Early breakfast with Isabelle. Fried eggs and, unusually, some really nice bread. Gave her a lift to the bus station as en route for our 3 hour transfer up to Ban Sonkhoua, and Nam Nern River. The brochure sold it as a safari cruise. We had anticipated a tourist boat capable of serving food, beer and an easy time. What we got was so much better. A high speed long tail boat able to take us, a spotter, a translator and a helmsman plus some food for the night. Sadly, no beer. Paul packed four small cans which doesn’t go far between 5. The canoe got up to 40 kms/hr. Pretty racy skimming over the shallow river bed, but our spotter did have to get out and push once.
The “village” that we were staying in for the night was a good 2 hours up river, probably 30 kms. Late lunch and then a look around this eco-lodge. In fact, it is 5 bungalows on stilts. Each one can sleep 2 people, has one light bulb, and, nothing else. We were staying in the core protection zone, as designated by the Wildlife Conservation Society. This is to support the income of the 14 villages moved out of the zone in the 90’s and to increase the density of wildlife, especially, tigers. This is a very ambitious project which seems to be working well. It pays the villagers whenever a tourist spots an endangered species. For example, villagers receive 40,000 kip (£4) when we saw a Sambar deer.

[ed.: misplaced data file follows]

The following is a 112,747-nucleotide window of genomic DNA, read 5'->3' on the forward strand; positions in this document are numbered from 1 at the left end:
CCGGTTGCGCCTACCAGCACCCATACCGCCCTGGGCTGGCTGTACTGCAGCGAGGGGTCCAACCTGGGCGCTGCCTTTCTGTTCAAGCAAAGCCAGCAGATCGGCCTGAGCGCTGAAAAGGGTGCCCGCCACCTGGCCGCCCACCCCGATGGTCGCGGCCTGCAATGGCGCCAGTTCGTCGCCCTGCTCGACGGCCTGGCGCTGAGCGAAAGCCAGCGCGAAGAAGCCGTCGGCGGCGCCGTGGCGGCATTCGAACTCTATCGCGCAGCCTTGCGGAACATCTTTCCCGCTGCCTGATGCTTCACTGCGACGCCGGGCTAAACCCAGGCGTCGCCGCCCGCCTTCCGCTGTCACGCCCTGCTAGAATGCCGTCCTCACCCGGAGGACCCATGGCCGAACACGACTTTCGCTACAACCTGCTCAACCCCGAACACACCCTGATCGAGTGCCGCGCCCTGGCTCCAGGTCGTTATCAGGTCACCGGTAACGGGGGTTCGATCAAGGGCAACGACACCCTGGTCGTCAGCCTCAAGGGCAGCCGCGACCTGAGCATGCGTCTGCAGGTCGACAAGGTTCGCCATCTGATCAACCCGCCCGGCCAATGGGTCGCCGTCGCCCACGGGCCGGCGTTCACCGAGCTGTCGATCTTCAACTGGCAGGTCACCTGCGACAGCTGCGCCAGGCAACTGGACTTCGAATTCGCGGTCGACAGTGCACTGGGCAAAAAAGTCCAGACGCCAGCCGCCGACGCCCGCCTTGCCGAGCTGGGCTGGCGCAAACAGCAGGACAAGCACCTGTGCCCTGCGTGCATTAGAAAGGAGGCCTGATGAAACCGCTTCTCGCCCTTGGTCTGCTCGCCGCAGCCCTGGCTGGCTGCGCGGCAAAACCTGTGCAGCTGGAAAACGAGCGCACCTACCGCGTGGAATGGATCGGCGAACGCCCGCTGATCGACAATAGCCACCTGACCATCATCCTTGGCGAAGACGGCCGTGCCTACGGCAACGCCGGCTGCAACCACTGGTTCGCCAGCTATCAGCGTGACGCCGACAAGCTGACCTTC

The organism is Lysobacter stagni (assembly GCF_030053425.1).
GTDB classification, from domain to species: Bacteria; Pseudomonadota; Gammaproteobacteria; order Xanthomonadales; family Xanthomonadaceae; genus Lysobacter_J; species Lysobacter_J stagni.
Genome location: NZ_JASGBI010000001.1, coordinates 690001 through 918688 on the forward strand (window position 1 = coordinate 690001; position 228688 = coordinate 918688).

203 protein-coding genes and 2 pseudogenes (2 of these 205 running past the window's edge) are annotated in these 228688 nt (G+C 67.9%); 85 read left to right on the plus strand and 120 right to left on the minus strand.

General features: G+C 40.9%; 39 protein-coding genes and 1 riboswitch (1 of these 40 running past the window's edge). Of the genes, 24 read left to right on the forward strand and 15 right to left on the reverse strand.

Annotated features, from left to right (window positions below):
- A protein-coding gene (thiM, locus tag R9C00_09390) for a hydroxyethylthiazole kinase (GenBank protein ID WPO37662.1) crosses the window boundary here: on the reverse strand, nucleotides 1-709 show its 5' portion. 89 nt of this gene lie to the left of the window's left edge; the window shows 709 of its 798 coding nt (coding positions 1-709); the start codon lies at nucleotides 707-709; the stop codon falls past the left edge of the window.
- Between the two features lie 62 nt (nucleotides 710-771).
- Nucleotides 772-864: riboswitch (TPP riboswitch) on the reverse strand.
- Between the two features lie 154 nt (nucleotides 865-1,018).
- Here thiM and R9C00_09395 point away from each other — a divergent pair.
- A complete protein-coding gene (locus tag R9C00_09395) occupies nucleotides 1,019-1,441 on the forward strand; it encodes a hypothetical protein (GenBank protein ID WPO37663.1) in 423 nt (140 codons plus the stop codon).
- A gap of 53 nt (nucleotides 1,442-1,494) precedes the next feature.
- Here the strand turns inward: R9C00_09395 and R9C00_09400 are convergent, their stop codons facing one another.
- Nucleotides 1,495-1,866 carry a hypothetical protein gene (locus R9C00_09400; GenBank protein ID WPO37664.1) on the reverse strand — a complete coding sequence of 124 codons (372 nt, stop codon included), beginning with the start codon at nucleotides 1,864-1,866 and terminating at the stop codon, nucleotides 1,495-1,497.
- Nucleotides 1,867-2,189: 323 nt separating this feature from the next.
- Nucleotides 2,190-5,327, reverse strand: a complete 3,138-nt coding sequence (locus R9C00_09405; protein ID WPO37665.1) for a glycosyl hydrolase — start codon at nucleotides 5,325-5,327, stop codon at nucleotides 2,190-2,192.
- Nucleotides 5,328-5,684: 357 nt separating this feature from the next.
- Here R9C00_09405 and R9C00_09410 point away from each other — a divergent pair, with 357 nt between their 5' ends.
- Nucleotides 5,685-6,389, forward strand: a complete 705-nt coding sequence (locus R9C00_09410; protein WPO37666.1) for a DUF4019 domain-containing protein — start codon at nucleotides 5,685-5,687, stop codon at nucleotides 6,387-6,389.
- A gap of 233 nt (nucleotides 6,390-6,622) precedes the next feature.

Our supper was cooked by the guide and spotter on the banks of the river above the village. A bit odd, but a great fire. We then drifted down in the dark for 2 hours while our spotter scanned the banks for any signs of wildlife. Excitingly, we were treated to 3 Sambar deer, a muntjac and a civet. A larger group last week didn’t spot a single animal. Probably too noisy.
Having got back to the village at 10:30 pm, headed to our hut, freezing cold and damp. Linda remained fully clothed all night. No shower, no power, no flushing toilet or sink. Actually quite uncomfortable, but worth it. The jungle experience is to be recommended. This is the first time we can honestly say we have been totally off grid. The nearest help was at least 4 hours away. Fortunately, didn’t need it. No, we have no interest in applying to the next Bear Grylls island survival.
6.30am walk around what was the old village. The jungle has reclaimed it. Back to our bikes and sort of civilisation. A gentle climb, amazing downhill onto the plains and then to a hot spring for a warm bath. We felt we had earned it.
Thank you for visiting Nam Et – Phou Louey national protected area and sharing your experience with this lovely article and photos!
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